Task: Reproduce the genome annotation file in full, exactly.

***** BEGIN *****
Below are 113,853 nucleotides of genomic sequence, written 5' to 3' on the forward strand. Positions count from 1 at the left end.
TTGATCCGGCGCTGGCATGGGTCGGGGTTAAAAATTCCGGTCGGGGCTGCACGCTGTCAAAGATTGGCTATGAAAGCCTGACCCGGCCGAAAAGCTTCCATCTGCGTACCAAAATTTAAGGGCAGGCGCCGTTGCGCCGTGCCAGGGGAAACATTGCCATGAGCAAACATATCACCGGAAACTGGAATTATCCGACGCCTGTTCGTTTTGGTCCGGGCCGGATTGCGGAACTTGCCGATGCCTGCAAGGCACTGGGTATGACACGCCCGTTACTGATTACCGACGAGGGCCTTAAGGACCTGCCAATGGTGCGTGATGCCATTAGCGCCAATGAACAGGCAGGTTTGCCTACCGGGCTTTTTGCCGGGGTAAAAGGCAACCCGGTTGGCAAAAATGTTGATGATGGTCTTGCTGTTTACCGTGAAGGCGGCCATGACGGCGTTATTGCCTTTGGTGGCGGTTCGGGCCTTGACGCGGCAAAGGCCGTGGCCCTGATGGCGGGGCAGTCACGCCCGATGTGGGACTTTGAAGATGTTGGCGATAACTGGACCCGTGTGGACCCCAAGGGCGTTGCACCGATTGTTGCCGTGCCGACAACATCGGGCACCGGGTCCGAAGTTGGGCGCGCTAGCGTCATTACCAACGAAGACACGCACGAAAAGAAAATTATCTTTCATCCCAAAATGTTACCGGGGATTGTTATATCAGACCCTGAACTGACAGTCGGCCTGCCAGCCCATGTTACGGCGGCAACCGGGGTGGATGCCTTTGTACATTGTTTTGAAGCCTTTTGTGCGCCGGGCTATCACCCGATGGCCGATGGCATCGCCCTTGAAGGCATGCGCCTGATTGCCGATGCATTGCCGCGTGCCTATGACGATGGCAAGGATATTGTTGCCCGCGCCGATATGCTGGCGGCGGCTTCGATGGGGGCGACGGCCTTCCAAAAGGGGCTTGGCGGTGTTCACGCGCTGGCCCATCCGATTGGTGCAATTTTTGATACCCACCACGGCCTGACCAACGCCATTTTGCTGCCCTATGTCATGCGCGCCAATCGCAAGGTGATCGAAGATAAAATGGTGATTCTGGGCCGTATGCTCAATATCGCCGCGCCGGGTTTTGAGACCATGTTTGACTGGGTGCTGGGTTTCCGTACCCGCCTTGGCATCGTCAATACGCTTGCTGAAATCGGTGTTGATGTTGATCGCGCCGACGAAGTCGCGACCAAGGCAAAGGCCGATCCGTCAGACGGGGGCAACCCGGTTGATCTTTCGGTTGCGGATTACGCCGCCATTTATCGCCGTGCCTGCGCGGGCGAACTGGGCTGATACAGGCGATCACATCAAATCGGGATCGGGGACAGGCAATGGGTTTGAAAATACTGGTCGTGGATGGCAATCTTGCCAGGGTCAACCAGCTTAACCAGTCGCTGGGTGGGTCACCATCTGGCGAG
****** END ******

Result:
Below are 113,853 nucleotides of genomic sequence, written 5' to 3' on the forward strand. Positions count from 1 at the left end.
TTGATCCGGCGCTGGCATGGGTCGGGGTTAAAAATTCCGGTCGGGGCTGCACGCTGTCAAAGATTGGCTATGAAAGCCTGACCCGGCCGAAAAGCTTCCATCTGCGTACCAAAATTTAAGGGCAGGCGCCGTTGCGCCGTGCCAGGGGAAACATTGCCATGAGCAAACATATCACCGGAAACTGGAATTATCCGACGCCTGTTCGTTTTGGTCCGGGCCGGATTGCGGAACTTGCCGATGCCTGCAAGGCACTGGGTATGACACGCCCGTTACTGATTACCGACGAGGGCCTTAAGGACCTGCCAATGGTGCGTGATGCCATTAGCGCCAATGAACAGGCAGGTTTGCCTACCGGGCTTTTTGCCGGGGTAAAAGGCAACCCGGTTGGCAAAAATGTTGATGATGGTCTTGCTGTTTACCGTGAAGGCGGCCATGACGGCGTTATTGCCTTTGGTGGCGGTTCGGGCCTTGACGCGGCAAAGGCCGTGGCCCTGATGGCGGGGCAGTCACGCCCGATGTGGGACTTTGAAGATGTTGGCGATAACTGGACCCGTGTGGACCCCAAGGGCGTTGCACCGATTGTTGCCGTGCCGACAACATCGGGCACCGGGTCCGAAGTTGGGCGCGCTAGCGTCATTACCAACGAAGACACGCACGAAAAGAAAATTATCTTTCATCCCAAAATGTTACCGGGGATTGTTATATCAGACCCTGAACTGACAGTCGGCCTGCCAGCCCATGTTACGGCGGCAACCGGGGTGGATGCCTTTGTACATTGTTTTGAAGCCTTTTGTGCGCCGGGCTATCACCCGATGGCCGATGGCATCGCCCTTGAAGGCATGCGCCTGATTGCCGATGCATTGCCGCGTGCCTATGACGATGGCAAGGATATTGTTGCCCGCGCCGATATGCTGGCGGCGGCTTCGATGGGGGCGACGGCCTTCCAAAAGGGGCTTGGCGGTGTTCACGCGCTGGCCCATCCGATTGGTGCAATTTTTGATACCCACCACGGCCTGACCAACGCCATTTTGCTGCCCTATGTCATGCGCGCCAATCGCAAGGTGATCGAAGATAAAATGGTGATTCTGGGCCGTATGCTCAATATCGCCGCGCCGGGTTTTGAGACCATGTTTGACTGGGTGCTGGGTTTCCGTACCCGCCTTGGCATCGTCAATACGCTTGCTGAAATCGGTGTTGATGTTGATCGCGCCGACGAAGTCGCGACCAAGGCAAAGGCCGATCCGTCAGACGGGGGCAACCCGGTTGATCTTTCGGTTGCGGATTACGCCGCCATTTATCGCCGTGCCTGCGCGGGCGAACTGGGCTGATACAGGCGATCACATCAAATCGGGATCGGGGACAGGCAATGGGTTTGAAAATACTGGTCGTGGATGGCAATCTTGCCAGGGTCAACCAGCTTAACCAGTCGCTGGGTGGGTCACCATCTGGCGAG